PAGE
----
Carbon Tax

Economists Love Carbon Taxes. Lots of Regular Folks Don't.

Raising the price of gasoline, heat, and electricity is a steep political hill to climb.



Oil company ConocoPhillips just pledged to spend $2 million promoting the carbon tax and dividend plan devised by the Climate Leadership Council (CLC) organized by former Republican Secretaries of State James Baker III and George Shultz. ConocoPhillips is among the CLC's founding member oil companies, alongside ExxonMobil, BP, and Shell.

The goal of the CLC's carbon tax and dividend plan is to reduce carbon dioxide emissions from fossil fuels by increasing fossil fuel prices over time. Under the CLC's carbon tax and dividend plan an initial tax per ton of carbon dioxide would be set at oil and gas wellheads and coal mineheads.

As the tax escalates at a steady predictable rate over the years, higher electricity and transport prices are supposed to encourage increased conservation, greater fuel efficiency, and the development and deployment of no-carbon energy sources. Once the CLC's carbon tax plan is adopted, all other regulations and subsidies aimed at reducing carbon dioxide emissions, e.g., automobile fuel efficiency and renewable portfolio standards, are supposed to be permanently repealed.

Finally, the linchpin of CLC's plan is that all of the proceeds from the carbon tax would be divided equally among U.S. citizens and returned as an annual lump-sum directly to them. The CLC argues that "conferring financial benefits in the here and now would fundamentally alter the cost-benefit time horizon of climate mitigation, re-casting a carbon fee as a popular and even populist solution."

The CLC cites a 2018 study that finds that 70 percent of American households would receive more in dividend payments than they would pay in increased energy prices. Taxpayers in the bottom income quintile would average a net tax cut of 4.4 percent of pretax income while those in the middle quintile would receive a net tax cut of 0.3 percent of pretax income.

While the concept of revenue neutral carbon taxes for addressing the problem of man-made climate change is beloved by most economists, the idea that they are "a popular and even populist solution" may be a bit premature.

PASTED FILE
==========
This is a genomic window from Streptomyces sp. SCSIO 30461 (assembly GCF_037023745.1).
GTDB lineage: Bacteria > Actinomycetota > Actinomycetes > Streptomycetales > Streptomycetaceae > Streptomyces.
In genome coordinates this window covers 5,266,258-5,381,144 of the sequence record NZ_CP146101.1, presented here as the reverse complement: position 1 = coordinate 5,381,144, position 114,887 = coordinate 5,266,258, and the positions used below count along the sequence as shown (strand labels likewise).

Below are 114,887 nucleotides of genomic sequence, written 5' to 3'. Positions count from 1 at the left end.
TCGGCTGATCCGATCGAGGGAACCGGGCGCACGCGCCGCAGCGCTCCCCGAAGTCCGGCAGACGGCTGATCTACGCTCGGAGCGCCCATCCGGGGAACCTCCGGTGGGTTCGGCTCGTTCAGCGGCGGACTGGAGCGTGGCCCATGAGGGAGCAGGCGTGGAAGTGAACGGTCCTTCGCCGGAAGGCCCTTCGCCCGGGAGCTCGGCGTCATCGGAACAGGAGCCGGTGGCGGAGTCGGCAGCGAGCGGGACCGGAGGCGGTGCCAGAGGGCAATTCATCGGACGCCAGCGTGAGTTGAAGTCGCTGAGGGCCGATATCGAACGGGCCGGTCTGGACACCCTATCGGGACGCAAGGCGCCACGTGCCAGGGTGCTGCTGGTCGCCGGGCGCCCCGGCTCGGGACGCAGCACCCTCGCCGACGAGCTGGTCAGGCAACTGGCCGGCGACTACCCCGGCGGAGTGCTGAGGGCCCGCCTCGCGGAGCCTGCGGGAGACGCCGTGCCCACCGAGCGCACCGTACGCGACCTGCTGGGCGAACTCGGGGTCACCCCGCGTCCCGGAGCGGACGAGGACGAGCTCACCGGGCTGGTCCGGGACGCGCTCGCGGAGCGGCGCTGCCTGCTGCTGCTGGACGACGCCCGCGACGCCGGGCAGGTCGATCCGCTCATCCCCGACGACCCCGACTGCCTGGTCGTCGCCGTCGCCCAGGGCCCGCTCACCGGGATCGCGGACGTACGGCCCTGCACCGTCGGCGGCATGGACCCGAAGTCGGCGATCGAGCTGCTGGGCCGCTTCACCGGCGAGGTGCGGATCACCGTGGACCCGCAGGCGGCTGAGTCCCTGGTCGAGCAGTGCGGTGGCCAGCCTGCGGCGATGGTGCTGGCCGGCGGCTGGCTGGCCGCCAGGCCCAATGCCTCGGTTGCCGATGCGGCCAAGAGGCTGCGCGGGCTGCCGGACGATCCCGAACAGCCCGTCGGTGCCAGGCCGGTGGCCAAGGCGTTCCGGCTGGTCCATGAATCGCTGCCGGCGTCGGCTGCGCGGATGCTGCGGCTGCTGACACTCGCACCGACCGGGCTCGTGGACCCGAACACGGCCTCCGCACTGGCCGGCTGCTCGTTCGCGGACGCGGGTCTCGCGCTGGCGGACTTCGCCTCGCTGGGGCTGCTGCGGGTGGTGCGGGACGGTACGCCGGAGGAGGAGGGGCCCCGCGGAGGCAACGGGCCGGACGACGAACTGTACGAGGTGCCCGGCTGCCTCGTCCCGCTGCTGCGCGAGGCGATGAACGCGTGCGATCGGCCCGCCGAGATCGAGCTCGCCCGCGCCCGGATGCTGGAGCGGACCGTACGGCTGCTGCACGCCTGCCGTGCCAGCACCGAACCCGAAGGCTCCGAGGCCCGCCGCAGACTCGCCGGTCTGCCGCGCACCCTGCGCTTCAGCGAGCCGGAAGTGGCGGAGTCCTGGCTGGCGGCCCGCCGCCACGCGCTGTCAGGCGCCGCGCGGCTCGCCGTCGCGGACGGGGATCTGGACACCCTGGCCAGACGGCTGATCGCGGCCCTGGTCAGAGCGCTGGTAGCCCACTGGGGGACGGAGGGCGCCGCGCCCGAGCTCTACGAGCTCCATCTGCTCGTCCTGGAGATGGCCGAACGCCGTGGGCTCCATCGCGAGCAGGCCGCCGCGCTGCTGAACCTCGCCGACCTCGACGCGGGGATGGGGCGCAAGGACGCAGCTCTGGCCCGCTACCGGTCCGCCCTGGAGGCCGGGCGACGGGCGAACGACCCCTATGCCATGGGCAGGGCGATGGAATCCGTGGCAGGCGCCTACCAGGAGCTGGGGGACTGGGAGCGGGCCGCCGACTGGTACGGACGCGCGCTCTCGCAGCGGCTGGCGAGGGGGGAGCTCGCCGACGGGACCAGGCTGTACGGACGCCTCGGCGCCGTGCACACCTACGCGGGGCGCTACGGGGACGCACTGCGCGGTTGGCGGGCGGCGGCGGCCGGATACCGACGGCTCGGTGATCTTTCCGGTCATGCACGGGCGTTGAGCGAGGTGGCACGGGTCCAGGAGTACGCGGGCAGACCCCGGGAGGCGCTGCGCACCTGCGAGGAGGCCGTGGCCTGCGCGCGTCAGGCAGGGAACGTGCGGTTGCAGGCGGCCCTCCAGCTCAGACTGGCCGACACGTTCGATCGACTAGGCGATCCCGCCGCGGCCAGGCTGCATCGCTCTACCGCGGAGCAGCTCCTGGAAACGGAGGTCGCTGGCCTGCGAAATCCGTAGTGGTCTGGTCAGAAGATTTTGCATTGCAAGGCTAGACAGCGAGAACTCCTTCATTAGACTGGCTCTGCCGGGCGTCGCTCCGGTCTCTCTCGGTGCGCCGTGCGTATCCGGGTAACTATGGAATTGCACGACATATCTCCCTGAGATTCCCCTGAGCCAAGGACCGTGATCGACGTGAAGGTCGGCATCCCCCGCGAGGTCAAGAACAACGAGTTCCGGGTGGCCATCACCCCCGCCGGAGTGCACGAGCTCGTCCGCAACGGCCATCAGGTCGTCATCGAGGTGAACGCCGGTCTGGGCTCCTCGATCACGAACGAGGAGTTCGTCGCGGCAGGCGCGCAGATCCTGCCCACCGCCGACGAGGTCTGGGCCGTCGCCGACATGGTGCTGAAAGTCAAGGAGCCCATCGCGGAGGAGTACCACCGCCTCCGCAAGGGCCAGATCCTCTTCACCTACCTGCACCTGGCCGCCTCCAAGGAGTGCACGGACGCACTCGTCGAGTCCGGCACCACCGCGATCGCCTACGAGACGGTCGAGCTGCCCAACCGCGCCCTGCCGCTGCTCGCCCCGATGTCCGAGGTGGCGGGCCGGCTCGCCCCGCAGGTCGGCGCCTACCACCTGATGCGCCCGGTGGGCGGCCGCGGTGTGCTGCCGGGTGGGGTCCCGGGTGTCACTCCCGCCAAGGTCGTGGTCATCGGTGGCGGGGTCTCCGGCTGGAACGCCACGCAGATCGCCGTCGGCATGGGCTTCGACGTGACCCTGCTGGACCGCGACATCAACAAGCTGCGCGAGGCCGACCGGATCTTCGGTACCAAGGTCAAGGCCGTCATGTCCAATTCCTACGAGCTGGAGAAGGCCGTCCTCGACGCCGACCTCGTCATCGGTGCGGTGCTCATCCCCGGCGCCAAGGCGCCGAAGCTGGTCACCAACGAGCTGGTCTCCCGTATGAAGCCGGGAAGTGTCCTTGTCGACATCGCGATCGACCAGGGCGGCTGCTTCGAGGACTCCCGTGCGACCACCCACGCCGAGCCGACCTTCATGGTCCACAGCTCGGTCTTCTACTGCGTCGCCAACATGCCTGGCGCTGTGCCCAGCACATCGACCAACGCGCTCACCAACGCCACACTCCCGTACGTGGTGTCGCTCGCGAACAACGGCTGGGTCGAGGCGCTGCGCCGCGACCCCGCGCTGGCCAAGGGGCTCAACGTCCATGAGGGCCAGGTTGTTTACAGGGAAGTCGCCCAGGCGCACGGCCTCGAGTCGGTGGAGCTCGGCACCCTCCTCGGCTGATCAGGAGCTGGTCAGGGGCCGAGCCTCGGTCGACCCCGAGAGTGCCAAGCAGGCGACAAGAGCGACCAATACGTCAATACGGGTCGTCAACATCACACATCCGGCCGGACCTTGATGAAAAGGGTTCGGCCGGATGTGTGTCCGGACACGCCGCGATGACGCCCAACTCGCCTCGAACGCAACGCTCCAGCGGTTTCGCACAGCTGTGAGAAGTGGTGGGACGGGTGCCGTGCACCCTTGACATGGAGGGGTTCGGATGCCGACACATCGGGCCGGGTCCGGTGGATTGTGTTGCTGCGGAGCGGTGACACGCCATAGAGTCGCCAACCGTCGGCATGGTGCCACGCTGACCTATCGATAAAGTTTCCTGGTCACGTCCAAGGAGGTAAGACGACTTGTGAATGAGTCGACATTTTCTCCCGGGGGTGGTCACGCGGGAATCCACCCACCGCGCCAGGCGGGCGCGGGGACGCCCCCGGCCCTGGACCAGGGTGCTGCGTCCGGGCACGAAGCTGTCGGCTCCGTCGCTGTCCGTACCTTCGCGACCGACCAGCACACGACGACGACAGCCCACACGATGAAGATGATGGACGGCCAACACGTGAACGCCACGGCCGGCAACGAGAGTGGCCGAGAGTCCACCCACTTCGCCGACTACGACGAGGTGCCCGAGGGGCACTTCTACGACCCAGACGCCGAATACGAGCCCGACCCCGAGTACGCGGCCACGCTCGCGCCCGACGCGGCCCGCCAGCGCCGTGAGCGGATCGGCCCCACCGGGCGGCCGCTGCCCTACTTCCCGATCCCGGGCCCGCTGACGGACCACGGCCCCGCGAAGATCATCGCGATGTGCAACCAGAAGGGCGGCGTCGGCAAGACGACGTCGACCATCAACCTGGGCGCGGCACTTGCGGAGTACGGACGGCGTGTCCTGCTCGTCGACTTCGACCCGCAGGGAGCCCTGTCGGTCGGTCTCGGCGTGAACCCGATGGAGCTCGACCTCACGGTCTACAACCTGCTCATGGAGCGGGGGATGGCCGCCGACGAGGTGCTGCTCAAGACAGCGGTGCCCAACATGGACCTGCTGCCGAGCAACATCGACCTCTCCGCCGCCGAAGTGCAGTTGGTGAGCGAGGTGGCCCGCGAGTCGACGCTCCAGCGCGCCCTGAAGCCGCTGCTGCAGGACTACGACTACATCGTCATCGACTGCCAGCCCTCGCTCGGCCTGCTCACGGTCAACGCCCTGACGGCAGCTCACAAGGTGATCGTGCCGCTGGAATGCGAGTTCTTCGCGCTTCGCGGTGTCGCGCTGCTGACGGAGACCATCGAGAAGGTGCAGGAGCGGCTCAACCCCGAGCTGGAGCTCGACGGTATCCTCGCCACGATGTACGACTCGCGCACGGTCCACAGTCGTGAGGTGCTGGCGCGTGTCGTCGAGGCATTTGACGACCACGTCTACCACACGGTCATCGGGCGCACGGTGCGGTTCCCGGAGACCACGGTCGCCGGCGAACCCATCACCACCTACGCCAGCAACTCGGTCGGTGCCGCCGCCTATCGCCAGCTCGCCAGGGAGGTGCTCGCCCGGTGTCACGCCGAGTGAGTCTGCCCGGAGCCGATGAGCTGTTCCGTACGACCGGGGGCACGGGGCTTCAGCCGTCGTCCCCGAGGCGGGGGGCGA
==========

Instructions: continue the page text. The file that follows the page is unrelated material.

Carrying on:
The recent Yellow Vest protests in France were sparked by just a 12 cent increase in transport fuel taxes aimed at reducing that country's carbon dioxide emissions. (For the record, a gallon of gas already costs $5.54 in France.) The New York Times suggested that this outburst might have been avoided if the taxes had been specifically devoted to "subsidies to encourage people to use less-polluting forms of energy, and expanding transit networks."

Consider also what happened to carbon tax proposals in Washington state during the past couple of elections. In 2016, a revenue neutral carbon tax referendum failed when environmental activists opposed it on the grounds that the tax revenues should not be returned to voters, but instead be devoted to a panoply of green energy and public transit projects.

In 2018, Washington state voters rejected a carbon tax referendum crafted by environmental activists that would have created a kitty of new tax money available for politically favored groups to shower on their pet projects.

Australia adopted a carbon tax in 2012 that was repealed under popular pressure two years later.

Canada, meanwhile, has adopted a carbon tax scheme imposing a price of $20 per ton that applies to just four provinces (the others have set rates on carbon emissions that are already high enough to meet the new federal standards). Prime Minister Justin Trudeau has promised that 90 percent of the revenues collected will be rebated back to the residents of Saskatchewan, Manitoba, Ontario, and New Brunswick.

Despite the rebate pledge, Yellow Vest protests against the new Canadian carbon tax broke out this past weekend in some cities, including Edmonton, Toronto, Winnipeg, Okanagan, Moncton, Calgary, Saskatoon, and Halifax.

A 2018 World Bank report identifies 51 carbon pricing initiatives as having already been implemented or as scheduled for implementation. These consist of 25 emissions trading systems, mostly located in subnational jurisdictions, and 26 carbon taxes primarily implemented on a national level.

While carbon taxes make sense to economists worried about climate change, raising the price of staples like transport fuel, heat, and electricity remains a steep political hill to climb.

For folks who are worried about climate change, a more politically popular approach might be to incentivize a vigorous technology research and development program that aims at making low carbon energy cheaper than fossil fuels. In the meantime, encouraging economic growth will help to create the wealth needed to adopt low carbon technologies and adapt to whatever harms may emerge from man-made global warming.

NEXT: Brickbat: What a Dick